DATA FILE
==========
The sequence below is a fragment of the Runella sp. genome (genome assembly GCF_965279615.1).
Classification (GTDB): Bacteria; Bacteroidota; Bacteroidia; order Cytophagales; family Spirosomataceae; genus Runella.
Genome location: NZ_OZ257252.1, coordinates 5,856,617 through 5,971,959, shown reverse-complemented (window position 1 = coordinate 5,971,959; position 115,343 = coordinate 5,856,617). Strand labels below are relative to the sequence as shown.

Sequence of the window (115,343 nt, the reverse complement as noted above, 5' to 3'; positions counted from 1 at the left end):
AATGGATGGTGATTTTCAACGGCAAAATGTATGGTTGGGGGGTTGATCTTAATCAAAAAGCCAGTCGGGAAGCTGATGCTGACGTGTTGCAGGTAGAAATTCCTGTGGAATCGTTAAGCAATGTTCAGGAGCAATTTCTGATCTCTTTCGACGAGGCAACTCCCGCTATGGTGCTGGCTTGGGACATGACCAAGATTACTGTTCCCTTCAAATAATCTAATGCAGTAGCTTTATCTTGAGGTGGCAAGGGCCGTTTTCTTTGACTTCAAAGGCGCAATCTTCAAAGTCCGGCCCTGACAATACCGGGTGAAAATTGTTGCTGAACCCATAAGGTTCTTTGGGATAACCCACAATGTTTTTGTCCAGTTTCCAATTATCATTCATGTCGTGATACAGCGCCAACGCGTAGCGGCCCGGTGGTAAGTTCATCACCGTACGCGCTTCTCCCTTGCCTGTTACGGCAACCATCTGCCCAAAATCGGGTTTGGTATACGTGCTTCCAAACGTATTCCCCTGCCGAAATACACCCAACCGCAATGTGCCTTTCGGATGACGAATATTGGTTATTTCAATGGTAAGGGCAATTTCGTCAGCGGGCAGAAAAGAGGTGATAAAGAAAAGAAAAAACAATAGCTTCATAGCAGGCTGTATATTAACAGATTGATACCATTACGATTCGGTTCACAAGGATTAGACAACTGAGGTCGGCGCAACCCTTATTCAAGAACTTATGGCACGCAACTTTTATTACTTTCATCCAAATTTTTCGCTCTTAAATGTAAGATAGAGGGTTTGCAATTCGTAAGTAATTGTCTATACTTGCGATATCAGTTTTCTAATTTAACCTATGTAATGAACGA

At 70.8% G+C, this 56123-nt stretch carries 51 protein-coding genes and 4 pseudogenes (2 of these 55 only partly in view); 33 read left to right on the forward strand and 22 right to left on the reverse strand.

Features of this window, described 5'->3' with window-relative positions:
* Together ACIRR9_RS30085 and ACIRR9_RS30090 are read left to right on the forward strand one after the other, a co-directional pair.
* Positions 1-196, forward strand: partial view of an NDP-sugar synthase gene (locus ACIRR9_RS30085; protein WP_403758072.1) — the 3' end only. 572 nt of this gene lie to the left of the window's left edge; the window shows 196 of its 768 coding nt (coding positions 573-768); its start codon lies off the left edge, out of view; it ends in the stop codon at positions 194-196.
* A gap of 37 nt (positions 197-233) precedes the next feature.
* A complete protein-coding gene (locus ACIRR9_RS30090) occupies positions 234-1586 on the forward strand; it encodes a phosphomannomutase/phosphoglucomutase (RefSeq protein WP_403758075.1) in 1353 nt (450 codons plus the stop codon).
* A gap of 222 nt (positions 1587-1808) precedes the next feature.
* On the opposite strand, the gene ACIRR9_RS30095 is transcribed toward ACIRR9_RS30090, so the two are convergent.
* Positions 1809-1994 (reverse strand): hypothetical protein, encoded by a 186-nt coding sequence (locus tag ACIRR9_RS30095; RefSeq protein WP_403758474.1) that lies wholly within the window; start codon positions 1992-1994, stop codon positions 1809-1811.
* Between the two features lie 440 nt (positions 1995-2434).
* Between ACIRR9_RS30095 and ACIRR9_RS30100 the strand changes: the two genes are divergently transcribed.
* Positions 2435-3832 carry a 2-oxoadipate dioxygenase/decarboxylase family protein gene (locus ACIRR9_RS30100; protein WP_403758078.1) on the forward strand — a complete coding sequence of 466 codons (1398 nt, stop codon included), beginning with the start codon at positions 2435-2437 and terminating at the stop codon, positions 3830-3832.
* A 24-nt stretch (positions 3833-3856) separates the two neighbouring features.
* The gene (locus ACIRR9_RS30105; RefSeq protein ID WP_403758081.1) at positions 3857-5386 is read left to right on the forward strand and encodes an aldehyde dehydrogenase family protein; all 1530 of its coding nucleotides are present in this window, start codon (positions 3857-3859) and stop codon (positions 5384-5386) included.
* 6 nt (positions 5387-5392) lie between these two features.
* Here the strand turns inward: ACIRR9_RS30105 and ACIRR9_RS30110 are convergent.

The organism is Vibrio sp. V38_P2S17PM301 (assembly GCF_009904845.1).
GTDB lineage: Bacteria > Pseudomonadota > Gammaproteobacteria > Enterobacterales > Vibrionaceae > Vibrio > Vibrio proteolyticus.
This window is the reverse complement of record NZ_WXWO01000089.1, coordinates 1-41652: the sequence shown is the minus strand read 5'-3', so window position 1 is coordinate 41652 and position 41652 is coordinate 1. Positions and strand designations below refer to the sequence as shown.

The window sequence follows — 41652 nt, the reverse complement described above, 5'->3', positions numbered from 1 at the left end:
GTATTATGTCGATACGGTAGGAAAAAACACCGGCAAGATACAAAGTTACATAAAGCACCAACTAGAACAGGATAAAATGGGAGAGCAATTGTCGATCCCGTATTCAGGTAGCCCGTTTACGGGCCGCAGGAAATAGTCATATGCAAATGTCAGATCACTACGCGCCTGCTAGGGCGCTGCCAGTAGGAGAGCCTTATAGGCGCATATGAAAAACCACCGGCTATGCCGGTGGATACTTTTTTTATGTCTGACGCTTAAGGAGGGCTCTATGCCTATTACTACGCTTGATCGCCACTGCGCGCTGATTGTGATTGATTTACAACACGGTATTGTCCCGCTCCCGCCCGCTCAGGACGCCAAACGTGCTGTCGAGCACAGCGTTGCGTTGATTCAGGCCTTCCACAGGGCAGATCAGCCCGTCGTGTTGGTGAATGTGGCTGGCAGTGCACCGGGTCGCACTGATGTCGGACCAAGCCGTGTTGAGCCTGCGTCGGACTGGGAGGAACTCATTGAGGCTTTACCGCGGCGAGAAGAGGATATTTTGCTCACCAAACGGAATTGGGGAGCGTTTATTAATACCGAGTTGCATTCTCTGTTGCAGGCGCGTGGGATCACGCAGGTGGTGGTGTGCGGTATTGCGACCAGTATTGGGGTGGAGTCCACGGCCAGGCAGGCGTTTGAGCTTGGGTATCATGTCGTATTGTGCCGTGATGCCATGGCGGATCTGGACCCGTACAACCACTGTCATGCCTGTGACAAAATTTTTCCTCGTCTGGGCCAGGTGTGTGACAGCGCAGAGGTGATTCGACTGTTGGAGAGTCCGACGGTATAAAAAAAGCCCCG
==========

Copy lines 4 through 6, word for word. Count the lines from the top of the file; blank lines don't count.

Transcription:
Sequence of the window (115,343 nt, the reverse complement as noted above, 5' to 3'; positions counted from 1 at the left end):
AATGGATGGTGATTTTCAACGGCAAAATGTATGGTTGGGGGGTTGATCTTAATCAAAAAGCCAGTCGGGAAGCTGATGCTGACGTGTTGCAGGTAGAAATTCCTGTGGAATCGTTAAGCAATGTTCAGGAGCAATTTCTGATCTCTTTCGACGAGGCAACTCCCGCTATGGTGCTGGCTTGGGACATGACCAAGATTACTGTTCCCTTCAAATAATCTAATGCAGTAGCTTTATCTTGAGGTGGCAAGGGCCGTTTTCTTTGACTTCAAAGGCGCAATCTTCAAAGTCCGGCCCTGACAATACCGGGTGAAAATTGTTGCTGAACCCATAAGGTTCTTTGGGATAACCCACAATGTTTTTGTCCAGTTTCCAATTATCATTCATGTCGTGATACAGCGCCAACGCGTAGCGGCCCGGTGGTAAGTTCATCACCGTACGCGCTTCTCCCTTGCCTGTTACGGCAACCATCTGCCCAAAATCGGGTTTGGTATACGTGCTTCCAAACGTATTCCCCTGCCGAAATACACCCAACCGCAATGTGCCTTTCGGATGACGAATATTGGTTATTTCAATGGTAAGGGCAATTTCGTCAGCGGGCAGAAAAGAGGTGATAAAGAAAAGAAAAAACAATAGCTTCATAGCAGGCTGTATATTAACAGATTGATACCATTACGATTCGGTTCACAAGGATTAGACAACTGAGGTCGGCGCAACCCTTATTCAAGAACTTATGGCACGCAACTTTTATTACTTTCATCCAAATTTTTCGCTCTTAAATGTAAGATAGAGGGTTTGCAATTCGTAAGTAATTGTCTATACTTGCGATATCAGTTTTCTAATTTAACCTATGTAATGAACGA

At 70.8% G+C, this 56123-nt stretch carries 51 protein-coding genes and 4 pseudogenes (2 of these 55 only partly in view); 33 read left to right on the forward strand and 22 right to left on the reverse strand.